Lou Gehrig said he was the luckiest man on the face of the earth, and I feel much the same way. I have the freedom and resources to make this website, rally people, and create events. Other people don't have that luxury. So, let's get me a kidney, and then let's fight for them.


I got a kidney. Mom my became my donor. She the most selfless woman I know and she’s my hero.

I had a dream when I was diagnosed that this could be a place for other people to connect… it didn’t end up being that but I’m not done. I’m still getting back to normal… or rather; A new Normal. It’s not easy but it’s a hell of a lot easier than when I couldn’t walk or go up stairs.

I’m keeping this site mostly the way it was as a reminder to myself mostly but to others as well… I made it. So can you.

As I find out who I am now and discover the small changes in my mind and body I’m going to be thinking of how to connect more people. I have no idea what form it will take. But know this… I am COMMITTED to making this world better for those of us who have to struggle with this.


Imagine wood glue.

Now open up your leg at the knee and pour a couple of bottles in there.

Keep going.

Top it off with another bottle for good measure. Imagine it running down the inside of your legs. Your legs become heavier. It pools in your feet and ankles; it becomes what can only be described as a sad, viscous excuse for a leg. It feels foreign, alien but alas, you still have to use your feet to get around. Welcome to just one unfortunate aspect of Kidney failure.

My Current Kidney Function (17%)
Your Kidney Function (Probably)

My name is Zach. I’m 33. And I found out in April of 2015 that I have an autoimmune disorder that attacks my kidneys to such a degree that I need to get a kidney transplant. Pretty jarring.

I might have told you I didn’t react emotionally when the doctor gave me the news. But I did. It just wasn’t what you’d expect.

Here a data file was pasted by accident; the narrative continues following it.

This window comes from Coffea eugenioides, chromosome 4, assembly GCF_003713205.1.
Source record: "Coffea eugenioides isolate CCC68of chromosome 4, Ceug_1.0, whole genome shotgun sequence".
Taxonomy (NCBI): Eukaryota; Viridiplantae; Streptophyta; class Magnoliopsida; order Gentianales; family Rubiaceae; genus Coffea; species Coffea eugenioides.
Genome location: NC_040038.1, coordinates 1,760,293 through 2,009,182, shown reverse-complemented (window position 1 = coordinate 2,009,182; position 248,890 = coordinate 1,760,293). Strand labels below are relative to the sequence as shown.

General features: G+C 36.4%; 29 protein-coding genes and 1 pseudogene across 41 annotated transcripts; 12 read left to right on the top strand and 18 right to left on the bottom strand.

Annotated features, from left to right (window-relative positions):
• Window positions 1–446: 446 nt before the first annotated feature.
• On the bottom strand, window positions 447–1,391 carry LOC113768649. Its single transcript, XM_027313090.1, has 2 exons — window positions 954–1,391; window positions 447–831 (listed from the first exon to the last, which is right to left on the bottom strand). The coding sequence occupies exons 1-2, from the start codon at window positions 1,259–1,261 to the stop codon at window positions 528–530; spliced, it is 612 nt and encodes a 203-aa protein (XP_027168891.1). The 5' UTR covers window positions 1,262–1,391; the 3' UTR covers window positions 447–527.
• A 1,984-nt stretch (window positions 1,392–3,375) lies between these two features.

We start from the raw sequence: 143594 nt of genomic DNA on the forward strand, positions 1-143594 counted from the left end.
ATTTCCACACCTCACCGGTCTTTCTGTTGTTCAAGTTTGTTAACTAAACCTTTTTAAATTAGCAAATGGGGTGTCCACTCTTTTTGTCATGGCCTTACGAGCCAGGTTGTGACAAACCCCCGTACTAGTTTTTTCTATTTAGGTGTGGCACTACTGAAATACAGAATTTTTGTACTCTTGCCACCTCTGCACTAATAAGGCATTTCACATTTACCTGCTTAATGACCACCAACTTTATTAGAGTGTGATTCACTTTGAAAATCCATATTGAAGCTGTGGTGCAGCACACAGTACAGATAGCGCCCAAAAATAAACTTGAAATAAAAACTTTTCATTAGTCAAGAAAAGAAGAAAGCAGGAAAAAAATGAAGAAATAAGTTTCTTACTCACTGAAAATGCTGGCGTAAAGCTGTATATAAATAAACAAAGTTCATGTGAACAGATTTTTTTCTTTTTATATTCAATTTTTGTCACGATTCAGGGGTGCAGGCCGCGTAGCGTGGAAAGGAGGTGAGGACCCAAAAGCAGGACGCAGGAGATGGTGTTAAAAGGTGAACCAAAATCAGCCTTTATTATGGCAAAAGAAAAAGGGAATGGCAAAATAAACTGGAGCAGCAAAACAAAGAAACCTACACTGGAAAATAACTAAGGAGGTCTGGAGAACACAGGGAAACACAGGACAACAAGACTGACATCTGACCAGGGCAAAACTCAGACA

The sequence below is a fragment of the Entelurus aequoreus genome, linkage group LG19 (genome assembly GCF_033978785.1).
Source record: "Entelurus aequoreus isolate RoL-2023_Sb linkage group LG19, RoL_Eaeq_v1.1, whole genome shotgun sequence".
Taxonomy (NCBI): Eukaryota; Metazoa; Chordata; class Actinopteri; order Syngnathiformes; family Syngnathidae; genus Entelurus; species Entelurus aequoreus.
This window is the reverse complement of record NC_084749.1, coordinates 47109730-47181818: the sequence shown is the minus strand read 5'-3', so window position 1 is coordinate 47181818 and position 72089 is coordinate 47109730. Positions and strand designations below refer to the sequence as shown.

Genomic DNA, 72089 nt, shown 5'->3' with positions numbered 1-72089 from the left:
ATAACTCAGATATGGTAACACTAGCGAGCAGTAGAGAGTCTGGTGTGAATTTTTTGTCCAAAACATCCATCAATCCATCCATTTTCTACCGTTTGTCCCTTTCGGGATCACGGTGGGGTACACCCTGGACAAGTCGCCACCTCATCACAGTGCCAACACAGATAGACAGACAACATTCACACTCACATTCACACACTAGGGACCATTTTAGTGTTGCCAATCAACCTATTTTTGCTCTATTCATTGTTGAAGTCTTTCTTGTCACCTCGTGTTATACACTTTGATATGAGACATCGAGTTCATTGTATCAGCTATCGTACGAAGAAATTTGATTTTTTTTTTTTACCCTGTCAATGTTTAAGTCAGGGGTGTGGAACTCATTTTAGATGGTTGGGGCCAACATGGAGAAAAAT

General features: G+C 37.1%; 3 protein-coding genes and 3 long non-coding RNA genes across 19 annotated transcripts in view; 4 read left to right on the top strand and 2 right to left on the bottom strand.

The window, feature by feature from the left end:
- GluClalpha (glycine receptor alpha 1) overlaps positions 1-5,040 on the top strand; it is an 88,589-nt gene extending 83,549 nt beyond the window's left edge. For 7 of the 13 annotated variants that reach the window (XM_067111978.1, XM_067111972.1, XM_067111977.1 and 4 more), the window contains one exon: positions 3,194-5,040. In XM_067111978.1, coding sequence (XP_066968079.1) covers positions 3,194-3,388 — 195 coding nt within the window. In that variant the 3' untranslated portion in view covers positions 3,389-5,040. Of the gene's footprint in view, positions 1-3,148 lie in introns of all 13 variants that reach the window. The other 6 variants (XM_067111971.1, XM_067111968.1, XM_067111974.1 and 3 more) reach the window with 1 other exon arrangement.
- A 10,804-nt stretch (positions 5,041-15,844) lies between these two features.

I would imagine most people cry. I didn’t cry. I didn’t even want to. I wanted to be better. Immediately.

I had to do something to stave the feeling that I was broken. How do you come to terms with that? I had to make something happen that would make this situation better in that moment. The gears started turning.


There are reasons I choose stories and music but – at the end of the day – what I really want is twofold: To be well and for more people to educate themselves about either becoming a living donor or getting that information out there such that the living donor pool grows. In short, this is how myself and thousands of other end stage renal disease patients will get to live longer.

They often tell you that becoming a living donor is “life giving”. I think someone can read that and blaze right over it, or dismiss it as trite. Yes, A living donor will give me more life on this planet there are no two ways about it but how can I communicate that to you. How can I convince you that it really does work?

There are thousands of people walking around with kidneys donated from living donors living their lives, working, contributing in places they may not have been able to if that gift wasn’t given.